Philosopher Adam S. Miller, who teaches at Collin College in McKinney, Texas, and presently serves as director of the prestigious Mormon Theology Seminar, has written a small book that deserves big attention.
In his thoughtful preface, historian Richard L. Bushman asserts that "Adam Miller is the most original and provocative Latter-day Saint theologian practicing today" and that, like other philosophers and theologians, his writings reflect his possible doubt that his subject "can be reduced to a rational orderly system." But, for me, there is immense continuity to the book's fourteen essays, each of which interfaces with the restored gospel in impressively universal terms--speaking not only in philosophical abstractions but also addressing everyday human concerns. It is clear that Miller got his initial scholarly training at Brigham Young University; he in fact credits particularly James E. Fauconer, Stephen E. Robinson, and Robert L. Millet. He also shares supportive utterances by a number of recent and present-day General Authorities-- including President Ezra Taft Benson, President Boyd K. Packer, and Elder Bruce R. McConkie-- that may further surprise you.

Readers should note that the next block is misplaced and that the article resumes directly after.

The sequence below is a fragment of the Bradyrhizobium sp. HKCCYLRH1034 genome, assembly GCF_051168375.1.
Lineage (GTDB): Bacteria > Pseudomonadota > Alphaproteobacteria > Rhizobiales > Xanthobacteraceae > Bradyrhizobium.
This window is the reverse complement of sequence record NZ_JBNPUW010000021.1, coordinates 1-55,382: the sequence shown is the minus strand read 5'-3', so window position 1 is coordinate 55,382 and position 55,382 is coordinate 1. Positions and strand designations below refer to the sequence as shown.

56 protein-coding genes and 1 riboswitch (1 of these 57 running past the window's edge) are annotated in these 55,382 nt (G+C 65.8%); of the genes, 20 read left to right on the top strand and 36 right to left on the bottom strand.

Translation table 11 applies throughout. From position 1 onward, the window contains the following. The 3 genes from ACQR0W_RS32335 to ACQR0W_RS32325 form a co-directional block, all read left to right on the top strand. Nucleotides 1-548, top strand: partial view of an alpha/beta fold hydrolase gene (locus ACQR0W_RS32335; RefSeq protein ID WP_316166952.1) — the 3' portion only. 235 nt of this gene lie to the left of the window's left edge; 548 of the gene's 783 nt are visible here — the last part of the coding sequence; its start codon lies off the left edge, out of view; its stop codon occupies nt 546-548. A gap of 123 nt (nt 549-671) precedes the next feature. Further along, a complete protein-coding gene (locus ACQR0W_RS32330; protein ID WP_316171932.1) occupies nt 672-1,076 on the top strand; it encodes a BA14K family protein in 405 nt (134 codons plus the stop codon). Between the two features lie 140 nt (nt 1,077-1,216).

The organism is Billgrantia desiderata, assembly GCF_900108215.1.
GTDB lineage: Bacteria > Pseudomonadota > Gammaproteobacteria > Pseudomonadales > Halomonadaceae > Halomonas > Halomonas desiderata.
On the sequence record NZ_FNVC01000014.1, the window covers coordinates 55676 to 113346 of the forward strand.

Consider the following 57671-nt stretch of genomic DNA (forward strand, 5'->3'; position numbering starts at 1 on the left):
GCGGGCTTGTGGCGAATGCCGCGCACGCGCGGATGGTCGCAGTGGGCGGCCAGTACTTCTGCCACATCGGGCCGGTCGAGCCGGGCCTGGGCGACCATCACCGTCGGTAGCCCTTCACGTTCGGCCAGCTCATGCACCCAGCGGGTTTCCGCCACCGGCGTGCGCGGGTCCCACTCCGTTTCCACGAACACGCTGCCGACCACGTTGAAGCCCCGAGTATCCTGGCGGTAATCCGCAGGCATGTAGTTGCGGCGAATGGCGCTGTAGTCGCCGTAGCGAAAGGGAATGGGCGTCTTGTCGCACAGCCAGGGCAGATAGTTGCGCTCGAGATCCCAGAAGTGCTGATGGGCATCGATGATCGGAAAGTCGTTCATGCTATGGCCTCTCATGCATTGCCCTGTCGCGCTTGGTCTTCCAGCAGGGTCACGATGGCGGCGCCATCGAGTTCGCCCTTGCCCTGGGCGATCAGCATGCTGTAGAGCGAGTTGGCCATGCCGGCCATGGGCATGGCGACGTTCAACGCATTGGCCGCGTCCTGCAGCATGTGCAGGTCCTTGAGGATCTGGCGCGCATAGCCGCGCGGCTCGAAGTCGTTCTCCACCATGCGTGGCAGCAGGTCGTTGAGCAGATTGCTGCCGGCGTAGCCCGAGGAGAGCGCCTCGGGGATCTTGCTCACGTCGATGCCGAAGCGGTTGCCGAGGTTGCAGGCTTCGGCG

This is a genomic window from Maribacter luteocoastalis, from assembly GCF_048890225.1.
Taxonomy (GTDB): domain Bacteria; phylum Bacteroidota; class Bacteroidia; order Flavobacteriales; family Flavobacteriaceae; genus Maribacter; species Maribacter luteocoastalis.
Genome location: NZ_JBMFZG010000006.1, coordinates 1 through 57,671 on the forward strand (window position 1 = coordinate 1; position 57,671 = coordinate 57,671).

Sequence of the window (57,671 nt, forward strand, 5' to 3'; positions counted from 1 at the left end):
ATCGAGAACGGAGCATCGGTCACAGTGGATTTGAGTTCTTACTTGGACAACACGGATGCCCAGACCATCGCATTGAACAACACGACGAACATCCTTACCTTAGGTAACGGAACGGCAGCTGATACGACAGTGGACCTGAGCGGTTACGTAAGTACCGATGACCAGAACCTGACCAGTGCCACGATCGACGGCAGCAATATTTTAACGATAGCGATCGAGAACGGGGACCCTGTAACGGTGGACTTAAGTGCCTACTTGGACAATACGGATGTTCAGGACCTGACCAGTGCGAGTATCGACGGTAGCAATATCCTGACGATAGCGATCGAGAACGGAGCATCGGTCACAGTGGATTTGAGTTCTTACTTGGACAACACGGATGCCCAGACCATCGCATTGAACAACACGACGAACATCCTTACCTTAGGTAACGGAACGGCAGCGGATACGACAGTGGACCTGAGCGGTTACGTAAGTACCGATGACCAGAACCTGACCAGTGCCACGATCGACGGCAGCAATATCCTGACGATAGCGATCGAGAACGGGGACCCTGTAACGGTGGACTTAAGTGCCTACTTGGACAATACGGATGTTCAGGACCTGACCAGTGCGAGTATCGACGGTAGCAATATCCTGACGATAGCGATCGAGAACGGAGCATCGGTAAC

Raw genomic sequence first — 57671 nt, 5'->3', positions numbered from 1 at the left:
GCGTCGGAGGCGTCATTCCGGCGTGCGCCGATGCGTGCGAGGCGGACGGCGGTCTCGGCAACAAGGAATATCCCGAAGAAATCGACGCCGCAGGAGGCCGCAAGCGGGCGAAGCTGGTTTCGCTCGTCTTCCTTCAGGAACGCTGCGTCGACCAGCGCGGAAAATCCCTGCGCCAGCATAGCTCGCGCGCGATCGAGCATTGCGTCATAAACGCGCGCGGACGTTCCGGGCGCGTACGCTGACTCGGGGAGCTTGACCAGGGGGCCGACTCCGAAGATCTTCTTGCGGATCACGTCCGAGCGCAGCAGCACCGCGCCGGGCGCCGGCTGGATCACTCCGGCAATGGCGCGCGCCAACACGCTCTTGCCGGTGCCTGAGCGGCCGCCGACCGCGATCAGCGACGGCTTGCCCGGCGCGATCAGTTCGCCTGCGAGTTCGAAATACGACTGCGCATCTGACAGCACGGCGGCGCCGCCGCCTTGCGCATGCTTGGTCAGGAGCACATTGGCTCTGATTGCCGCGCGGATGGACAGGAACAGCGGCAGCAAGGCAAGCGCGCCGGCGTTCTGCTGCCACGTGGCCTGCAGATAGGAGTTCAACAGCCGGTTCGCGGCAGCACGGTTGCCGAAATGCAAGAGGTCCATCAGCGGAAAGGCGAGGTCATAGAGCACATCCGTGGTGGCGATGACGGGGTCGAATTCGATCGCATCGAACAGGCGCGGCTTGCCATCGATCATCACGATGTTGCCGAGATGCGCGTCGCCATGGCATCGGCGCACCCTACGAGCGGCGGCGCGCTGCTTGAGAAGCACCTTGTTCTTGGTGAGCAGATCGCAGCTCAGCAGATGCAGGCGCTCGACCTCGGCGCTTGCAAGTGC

Miller, Adam S. and Rogers, Thomas F.
"Rube Goldberg Machines: Essays in Mormon Theology,"
BYU Studies Quarterly: Vol. 52
, Article 9.
Available at: http://scholarsarchive.byu.edu/byusq/vol52/iss4/9